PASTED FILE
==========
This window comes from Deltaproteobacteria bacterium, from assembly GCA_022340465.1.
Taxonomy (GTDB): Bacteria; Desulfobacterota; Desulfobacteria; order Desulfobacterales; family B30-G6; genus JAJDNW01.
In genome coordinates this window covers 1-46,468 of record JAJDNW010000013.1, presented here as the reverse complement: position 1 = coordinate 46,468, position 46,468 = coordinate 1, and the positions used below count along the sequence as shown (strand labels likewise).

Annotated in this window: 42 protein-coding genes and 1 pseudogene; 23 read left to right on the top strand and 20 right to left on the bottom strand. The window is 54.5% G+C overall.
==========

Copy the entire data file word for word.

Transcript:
This window comes from Deltaproteobacteria bacterium, from assembly GCA_022340465.1.
Taxonomy (GTDB): Bacteria; Desulfobacterota; Desulfobacteria; order Desulfobacterales; family B30-G6; genus JAJDNW01.
In genome coordinates this window covers 1-46,468 of record JAJDNW010000013.1, presented here as the reverse complement: position 1 = coordinate 46,468, position 46,468 = coordinate 1, and the positions used below count along the sequence as shown (strand labels likewise).

Annotated in this window: 42 protein-coding genes and 1 pseudogene; 23 read left to right on the top strand and 20 right to left on the bottom strand. The window is 54.5% G+C overall.